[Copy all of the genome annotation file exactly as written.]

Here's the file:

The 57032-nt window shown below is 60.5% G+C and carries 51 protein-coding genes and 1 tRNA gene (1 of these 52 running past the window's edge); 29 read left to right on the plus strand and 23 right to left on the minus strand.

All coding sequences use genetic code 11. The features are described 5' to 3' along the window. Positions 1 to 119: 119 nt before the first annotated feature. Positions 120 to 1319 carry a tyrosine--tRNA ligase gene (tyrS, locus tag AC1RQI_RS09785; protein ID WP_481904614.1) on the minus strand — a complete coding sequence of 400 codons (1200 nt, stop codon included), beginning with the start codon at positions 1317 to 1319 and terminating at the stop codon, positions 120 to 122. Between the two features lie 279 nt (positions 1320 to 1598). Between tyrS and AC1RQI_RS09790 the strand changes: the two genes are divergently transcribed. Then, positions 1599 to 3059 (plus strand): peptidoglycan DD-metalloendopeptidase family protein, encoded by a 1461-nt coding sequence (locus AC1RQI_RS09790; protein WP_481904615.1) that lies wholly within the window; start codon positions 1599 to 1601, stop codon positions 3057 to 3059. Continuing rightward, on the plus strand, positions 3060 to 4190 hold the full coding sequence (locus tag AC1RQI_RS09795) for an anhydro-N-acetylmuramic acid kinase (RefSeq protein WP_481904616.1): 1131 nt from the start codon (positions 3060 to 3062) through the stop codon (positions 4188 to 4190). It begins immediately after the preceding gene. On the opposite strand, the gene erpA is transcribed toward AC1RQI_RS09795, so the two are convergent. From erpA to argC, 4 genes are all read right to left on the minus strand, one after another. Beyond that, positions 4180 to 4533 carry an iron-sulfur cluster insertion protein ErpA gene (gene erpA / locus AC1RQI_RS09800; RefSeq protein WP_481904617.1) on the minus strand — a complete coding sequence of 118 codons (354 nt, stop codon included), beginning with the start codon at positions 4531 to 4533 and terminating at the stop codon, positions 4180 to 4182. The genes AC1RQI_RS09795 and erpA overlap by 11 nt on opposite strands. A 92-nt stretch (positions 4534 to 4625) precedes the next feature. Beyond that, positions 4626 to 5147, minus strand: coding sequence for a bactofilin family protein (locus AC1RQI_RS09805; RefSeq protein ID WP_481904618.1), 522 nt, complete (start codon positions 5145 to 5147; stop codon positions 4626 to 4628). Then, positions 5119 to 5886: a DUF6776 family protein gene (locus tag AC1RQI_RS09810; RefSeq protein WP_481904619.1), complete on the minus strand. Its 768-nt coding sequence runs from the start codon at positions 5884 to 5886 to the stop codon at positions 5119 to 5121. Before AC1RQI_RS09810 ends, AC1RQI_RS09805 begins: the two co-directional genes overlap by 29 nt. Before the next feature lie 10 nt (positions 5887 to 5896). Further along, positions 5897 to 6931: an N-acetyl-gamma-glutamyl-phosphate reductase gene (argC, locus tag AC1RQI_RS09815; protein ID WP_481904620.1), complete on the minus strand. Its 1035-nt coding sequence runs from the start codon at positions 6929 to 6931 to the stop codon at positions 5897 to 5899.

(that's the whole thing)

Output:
The 57032-nt window shown below is 60.5% G+C and carries 51 protein-coding genes and 1 tRNA gene (1 of these 52 running past the window's edge); 29 read left to right on the plus strand and 23 right to left on the minus strand.

All coding sequences use genetic code 11. The features are described 5' to 3' along the window. Positions 1 to 119: 119 nt before the first annotated feature. Positions 120 to 1319 carry a tyrosine--tRNA ligase gene (tyrS, locus tag AC1RQI_RS09785; protein ID WP_481904614.1) on the minus strand — a complete coding sequence of 400 codons (1200 nt, stop codon included), beginning with the start codon at positions 1317 to 1319 and terminating at the stop codon, positions 120 to 122. Between the two features lie 279 nt (positions 1320 to 1598). Between tyrS and AC1RQI_RS09790 the strand changes: the two genes are divergently transcribed. Then, positions 1599 to 3059 (plus strand): peptidoglycan DD-metalloendopeptidase family protein, encoded by a 1461-nt coding sequence (locus AC1RQI_RS09790; protein WP_481904615.1) that lies wholly within the window; start codon positions 1599 to 1601, stop codon positions 3057 to 3059. Continuing rightward, on the plus strand, positions 3060 to 4190 hold the full coding sequence (locus tag AC1RQI_RS09795) for an anhydro-N-acetylmuramic acid kinase (RefSeq protein WP_481904616.1): 1131 nt from the start codon (positions 3060 to 3062) through the stop codon (positions 4188 to 4190). It begins immediately after the preceding gene. On the opposite strand, the gene erpA is transcribed toward AC1RQI_RS09795, so the two are convergent. From erpA to argC, 4 genes are all read right to left on the minus strand, one after another. Beyond that, positions 4180 to 4533 carry an iron-sulfur cluster insertion protein ErpA gene (gene erpA / locus AC1RQI_RS09800; RefSeq protein WP_481904617.1) on the minus strand — a complete coding sequence of 118 codons (354 nt, stop codon included), beginning with the start codon at positions 4531 to 4533 and terminating at the stop codon, positions 4180 to 4182. The genes AC1RQI_RS09795 and erpA overlap by 11 nt on opposite strands. A 92-nt stretch (positions 4534 to 4625) precedes the next feature. Beyond that, positions 4626 to 5147, minus strand: coding sequence for a bactofilin family protein (locus AC1RQI_RS09805; RefSeq protein ID WP_481904618.1), 522 nt, complete (start codon positions 5145 to 5147; stop codon positions 4626 to 4628). Then, positions 5119 to 5886: a DUF6776 family protein gene (locus tag AC1RQI_RS09810; RefSeq protein WP_481904619.1), complete on the minus strand. Its 768-nt coding sequence runs from the start codon at positions 5884 to 5886 to the stop codon at positions 5119 to 5121. Before AC1RQI_RS09810 ends, AC1RQI_RS09805 begins: the two co-directional genes overlap by 29 nt. Before the next feature lie 10 nt (positions 5887 to 5896). Further along, positions 5897 to 6931: an N-acetyl-gamma-glutamyl-phosphate reductase gene (argC, locus tag AC1RQI_RS09815; protein ID WP_481904620.1), complete on the minus strand. Its 1035-nt coding sequence runs from the start codon at positions 6929 to 6931 to the stop codon at positions 5897 to 5899.